The beginning of the quarter textbook rush is just about over, but California Student Public Interests Research Group and Congressman David Wu have not stopped their investigations into high textbook prices, and how to lower them.

The textbook price question has been on the CalPIRG agenda for about six years, said Tessa Atkinson-Adams, project coordinator for CalPIRG’s textbook campaign. She said current projects include drafting state legislation that would require publishing companies to disclose price information on their books, educating professors on what they can do to keep prices low for their students, and increasing the used book market at UCSB.

According to a press release from his office, Wu, D-Ore., a member of the Education and Workforce Committee, ordered the U.S. Department of Education to investigate the continually rising cost of textbooks. The study will be finished in summer 2007.

The order follows a Government Accountability Office study, which reported that college textbook prices are increasing and have become more of a financial burden for students. According to the press release, the cost of textbooks at a four-year public institution is 26 percent of students’ college tuition and fees.

Hana Abdo, a third-year business economics major, said she has felt the financial strain imposed by expensive textbooks.

“The higher textbook prices get, the more debt students are going to be in,” Abdo said. “It’s not economically fair for students who are struggling to pay for college.”

Atkinson-Adams said UCSB students pay more for their textbooks per year than other schools in the UC system. She said a survey done by CalPIRG reports that UCSB students pay an average of $978 per year while schools like UC Santa Cruz and UC Berkeley pay in the $700 to $800 range.

According to the 2003 survey, “Ripoff 101: How the Current Practices of the Textbook Industry Drive up the Cost of College Textbooks,” UC students will spend an average of $898 on textbooks during three quarters of school.

“I spent $157 on one book for an upper division economics class,” Abdo said. “Not only is it overpriced, when you sell it back you don’t get nearly the same value.”

Atkinson-Adams said CalPIRG introduced model legislation in January that included a disclosure act requiring textbook publishing companies to release all information and options to professors and faculty, such as options for textbooks in black and white and paperback editions.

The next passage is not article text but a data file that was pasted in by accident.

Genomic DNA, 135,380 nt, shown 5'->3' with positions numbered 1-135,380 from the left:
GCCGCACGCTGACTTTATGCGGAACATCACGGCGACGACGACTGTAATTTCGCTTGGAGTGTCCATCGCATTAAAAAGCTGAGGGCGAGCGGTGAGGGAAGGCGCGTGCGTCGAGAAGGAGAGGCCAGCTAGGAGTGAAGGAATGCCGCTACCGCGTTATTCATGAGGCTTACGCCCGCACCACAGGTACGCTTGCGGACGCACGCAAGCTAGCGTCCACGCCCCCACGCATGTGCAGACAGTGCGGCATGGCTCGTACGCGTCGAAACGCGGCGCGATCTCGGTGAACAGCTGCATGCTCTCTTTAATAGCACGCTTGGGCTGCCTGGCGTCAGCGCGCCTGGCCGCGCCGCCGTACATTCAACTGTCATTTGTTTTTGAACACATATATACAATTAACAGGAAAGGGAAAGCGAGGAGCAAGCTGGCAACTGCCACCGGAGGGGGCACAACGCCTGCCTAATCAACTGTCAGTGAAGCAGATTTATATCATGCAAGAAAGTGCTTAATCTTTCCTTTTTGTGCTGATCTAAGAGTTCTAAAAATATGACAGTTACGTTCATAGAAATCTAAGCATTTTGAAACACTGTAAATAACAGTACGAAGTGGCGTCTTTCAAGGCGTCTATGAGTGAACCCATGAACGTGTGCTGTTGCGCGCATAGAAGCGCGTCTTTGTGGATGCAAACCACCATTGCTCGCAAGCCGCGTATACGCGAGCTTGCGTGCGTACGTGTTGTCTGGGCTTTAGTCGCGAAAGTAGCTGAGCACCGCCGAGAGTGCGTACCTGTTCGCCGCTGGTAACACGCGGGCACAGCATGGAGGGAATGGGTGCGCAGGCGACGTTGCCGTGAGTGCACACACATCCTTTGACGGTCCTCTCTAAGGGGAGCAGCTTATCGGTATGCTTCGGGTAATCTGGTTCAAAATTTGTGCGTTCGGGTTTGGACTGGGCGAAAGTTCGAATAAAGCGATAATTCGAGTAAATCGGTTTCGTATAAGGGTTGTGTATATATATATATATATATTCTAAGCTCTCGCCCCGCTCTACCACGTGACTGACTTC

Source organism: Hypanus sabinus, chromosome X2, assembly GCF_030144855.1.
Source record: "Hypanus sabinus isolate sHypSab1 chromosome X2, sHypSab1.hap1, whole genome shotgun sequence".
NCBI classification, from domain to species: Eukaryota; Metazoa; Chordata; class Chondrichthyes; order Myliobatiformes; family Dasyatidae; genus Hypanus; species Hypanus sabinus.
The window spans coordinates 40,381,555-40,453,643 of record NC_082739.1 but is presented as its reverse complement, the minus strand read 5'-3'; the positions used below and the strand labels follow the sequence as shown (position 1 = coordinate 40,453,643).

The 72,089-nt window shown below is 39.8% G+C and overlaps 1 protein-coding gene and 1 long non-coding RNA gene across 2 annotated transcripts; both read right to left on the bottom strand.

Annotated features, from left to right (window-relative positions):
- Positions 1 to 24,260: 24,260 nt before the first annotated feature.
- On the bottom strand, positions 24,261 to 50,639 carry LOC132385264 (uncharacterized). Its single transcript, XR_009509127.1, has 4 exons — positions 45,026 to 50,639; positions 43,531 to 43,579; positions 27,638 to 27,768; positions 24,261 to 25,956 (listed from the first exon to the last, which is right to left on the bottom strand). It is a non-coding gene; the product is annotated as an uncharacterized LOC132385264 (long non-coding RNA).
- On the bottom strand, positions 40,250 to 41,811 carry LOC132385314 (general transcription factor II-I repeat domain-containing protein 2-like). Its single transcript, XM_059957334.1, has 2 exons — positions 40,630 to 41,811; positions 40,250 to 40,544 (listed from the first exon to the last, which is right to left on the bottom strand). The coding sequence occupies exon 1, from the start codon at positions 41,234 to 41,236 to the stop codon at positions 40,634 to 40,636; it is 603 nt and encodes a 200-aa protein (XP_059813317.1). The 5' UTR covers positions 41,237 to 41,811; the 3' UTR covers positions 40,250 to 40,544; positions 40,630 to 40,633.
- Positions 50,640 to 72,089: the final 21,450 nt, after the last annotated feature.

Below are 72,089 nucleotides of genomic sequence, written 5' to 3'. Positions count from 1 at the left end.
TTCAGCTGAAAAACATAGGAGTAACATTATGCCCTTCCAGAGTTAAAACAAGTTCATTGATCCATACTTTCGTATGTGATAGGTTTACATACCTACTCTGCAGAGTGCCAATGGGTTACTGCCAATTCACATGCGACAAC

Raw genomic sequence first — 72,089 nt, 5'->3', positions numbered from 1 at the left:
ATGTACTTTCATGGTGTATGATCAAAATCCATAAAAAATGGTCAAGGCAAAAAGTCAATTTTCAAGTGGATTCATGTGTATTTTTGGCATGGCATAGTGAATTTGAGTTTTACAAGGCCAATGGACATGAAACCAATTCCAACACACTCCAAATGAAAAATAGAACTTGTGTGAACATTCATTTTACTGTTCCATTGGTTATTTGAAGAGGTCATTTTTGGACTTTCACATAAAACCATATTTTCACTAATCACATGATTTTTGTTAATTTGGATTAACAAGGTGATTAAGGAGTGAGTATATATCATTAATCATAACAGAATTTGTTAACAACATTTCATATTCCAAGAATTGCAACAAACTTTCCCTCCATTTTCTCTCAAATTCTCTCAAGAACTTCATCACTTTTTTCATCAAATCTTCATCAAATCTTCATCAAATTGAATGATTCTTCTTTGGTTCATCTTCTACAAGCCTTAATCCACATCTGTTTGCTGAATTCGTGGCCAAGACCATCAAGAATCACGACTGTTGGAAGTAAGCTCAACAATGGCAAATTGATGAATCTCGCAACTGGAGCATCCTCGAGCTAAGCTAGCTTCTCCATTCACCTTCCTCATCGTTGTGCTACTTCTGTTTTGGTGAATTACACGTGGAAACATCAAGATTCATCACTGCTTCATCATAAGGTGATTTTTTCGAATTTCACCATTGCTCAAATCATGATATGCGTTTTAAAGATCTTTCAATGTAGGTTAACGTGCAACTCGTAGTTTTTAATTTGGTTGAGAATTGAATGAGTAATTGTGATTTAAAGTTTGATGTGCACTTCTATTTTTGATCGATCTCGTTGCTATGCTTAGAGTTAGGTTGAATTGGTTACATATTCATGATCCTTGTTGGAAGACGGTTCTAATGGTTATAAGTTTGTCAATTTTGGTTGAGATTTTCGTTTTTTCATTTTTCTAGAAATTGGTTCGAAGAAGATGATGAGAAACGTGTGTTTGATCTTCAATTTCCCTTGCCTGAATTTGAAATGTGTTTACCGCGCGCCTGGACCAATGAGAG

“We’re looking to find some legislators to champion our model legislation and bring it to the House,” Atkinson-Adams said.

She said the legislation included a clause about bundling textbooks with CDs and workbooks. Bundling materials raises the price of textbooks and included supplies by 57 percent, Atkinson-Adams said.

“Students rarely use these workbooks or CDs and you can’t sell them back, which makes used books obsolete,” said Garo Manjikian, UCSB campus organizer for CalPIRG.

Atkinson-Adams said professors have some power in keeping book prices low. Two years ago, she said, the UCLA mathematics dept. negotiated a 20 percent discount on a calculus book with a textbook publishing company.

In addition to negotiation options between professors and publishing companies, Atkinson-Adams said educating professors on the issue is an important part of CalPIRG’s work.

“We’re also looking at online textbooks and informing professors about online textbooks because they’re considerably cheaper,” Atkinson-Adams said. “We want to educate professors on their power.”

The CalPIRG Affordable Textbooks campaign is also seeking ways to increase the used book market, such as educating students about their options, including used book websites.

In addition, Atkinson-Adams said CalPIRG is developing an online service that students could use to transfer books among each other.

CalPIRG issued a report last August titled “Textbooks for the 21st Century: A Guide to Free and Low Cost Textbooks” that offers students alternative suggestions to expensive textbooks such as online versions.

Manjikian said that every year about 30,000 UC students pledge money to the student-directed and student-funded group, CalPIRG.

“Really, our campaign wants textbook publishers to adopt fair practices,” Manjikian said.